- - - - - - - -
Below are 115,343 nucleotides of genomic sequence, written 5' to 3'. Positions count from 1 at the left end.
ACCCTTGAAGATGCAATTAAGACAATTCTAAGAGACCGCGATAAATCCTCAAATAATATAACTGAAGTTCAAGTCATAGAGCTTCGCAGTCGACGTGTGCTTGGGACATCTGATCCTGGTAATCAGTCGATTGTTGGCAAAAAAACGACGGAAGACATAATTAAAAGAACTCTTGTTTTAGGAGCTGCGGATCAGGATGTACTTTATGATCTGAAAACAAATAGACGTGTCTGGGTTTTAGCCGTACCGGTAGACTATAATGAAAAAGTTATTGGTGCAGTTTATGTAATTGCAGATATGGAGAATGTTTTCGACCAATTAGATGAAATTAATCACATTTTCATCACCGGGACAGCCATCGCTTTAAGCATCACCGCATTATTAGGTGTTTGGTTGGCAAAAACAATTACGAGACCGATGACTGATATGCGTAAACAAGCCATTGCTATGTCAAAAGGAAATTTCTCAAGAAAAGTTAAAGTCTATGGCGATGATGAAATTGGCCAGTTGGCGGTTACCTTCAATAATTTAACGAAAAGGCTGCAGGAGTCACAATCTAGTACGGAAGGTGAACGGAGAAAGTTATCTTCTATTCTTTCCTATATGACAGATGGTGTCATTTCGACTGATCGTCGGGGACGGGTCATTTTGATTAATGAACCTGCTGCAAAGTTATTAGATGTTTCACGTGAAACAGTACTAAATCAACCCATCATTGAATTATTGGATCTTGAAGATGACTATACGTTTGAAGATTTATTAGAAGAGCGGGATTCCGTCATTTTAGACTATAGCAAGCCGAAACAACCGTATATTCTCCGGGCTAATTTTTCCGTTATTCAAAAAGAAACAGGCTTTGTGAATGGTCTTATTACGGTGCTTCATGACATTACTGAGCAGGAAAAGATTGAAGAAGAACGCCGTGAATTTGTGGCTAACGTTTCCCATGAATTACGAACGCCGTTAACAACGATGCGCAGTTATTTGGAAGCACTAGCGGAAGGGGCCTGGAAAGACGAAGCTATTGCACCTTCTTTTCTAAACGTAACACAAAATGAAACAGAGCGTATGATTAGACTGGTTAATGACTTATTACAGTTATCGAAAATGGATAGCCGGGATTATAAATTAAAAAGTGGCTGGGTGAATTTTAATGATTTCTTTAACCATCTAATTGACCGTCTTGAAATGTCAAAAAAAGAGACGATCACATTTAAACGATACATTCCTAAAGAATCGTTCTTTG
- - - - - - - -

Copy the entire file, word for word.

Below are 115,343 nucleotides of genomic sequence, written 5' to 3'. Positions count from 1 at the left end.
ACCCTTGAAGATGCAATTAAGACAATTCTAAGAGACCGCGATAAATCCTCAAATAATATAACTGAAGTTCAAGTCATAGAGCTTCGCAGTCGACGTGTGCTTGGGACATCTGATCCTGGTAATCAGTCGATTGTTGGCAAAAAAACGACGGAAGACATAATTAAAAGAACTCTTGTTTTAGGAGCTGCGGATCAGGATGTACTTTATGATCTGAAAACAAATAGACGTGTCTGGGTTTTAGCCGTACCGGTAGACTATAATGAAAAAGTTATTGGTGCAGTTTATGTAATTGCAGATATGGAGAATGTTTTCGACCAATTAGATGAAATTAATCACATTTTCATCACCGGGACAGCCATCGCTTTAAGCATCACCGCATTATTAGGTGTTTGGTTGGCAAAAACAATTACGAGACCGATGACTGATATGCGTAAACAAGCCATTGCTATGTCAAAAGGAAATTTCTCAAGAAAAGTTAAAGTCTATGGCGATGATGAAATTGGCCAGTTGGCGGTTACCTTCAATAATTTAACGAAAAGGCTGCAGGAGTCACAATCTAGTACGGAAGGTGAACGGAGAAAGTTATCTTCTATTCTTTCCTATATGACAGATGGTGTCATTTCGACTGATCGTCGGGGACGGGTCATTTTGATTAATGAACCTGCTGCAAAGTTATTAGATGTTTCACGTGAAACAGTACTAAATCAACCCATCATTGAATTATTGGATCTTGAAGATGACTATACGTTTGAAGATTTATTAGAAGAGCGGGATTCCGTCATTTTAGACTATAGCAAGCCGAAACAACCGTATATTCTCCGGGCTAATTTTTCCGTTATTCAAAAAGAAACAGGCTTTGTGAATGGTCTTATTACGGTGCTTCATGACATTACTGAGCAGGAAAAGATTGAAGAAGAACGCCGTGAATTTGTGGCTAACGTTTCCCATGAATTACGAACGCCGTTAACAACGATGCGCAGTTATTTGGAAGCACTAGCGGAAGGGGCCTGGAAAGACGAAGCTATTGCACCTTCTTTTCTAAACGTAACACAAAATGAAACAGAGCGTATGATTAGACTGGTTAATGACTTATTACAGTTATCGAAAATGGATAGCCGGGATTATAAATTAAAAAGTGGCTGGGTGAATTTTAATGATTTCTTTAACCATCTAATTGACCGTCTTGAAATGTCAAAAAAAGAGACGATCACATTTAAACGATACATTCCTAAAGAATCGTTCTTTG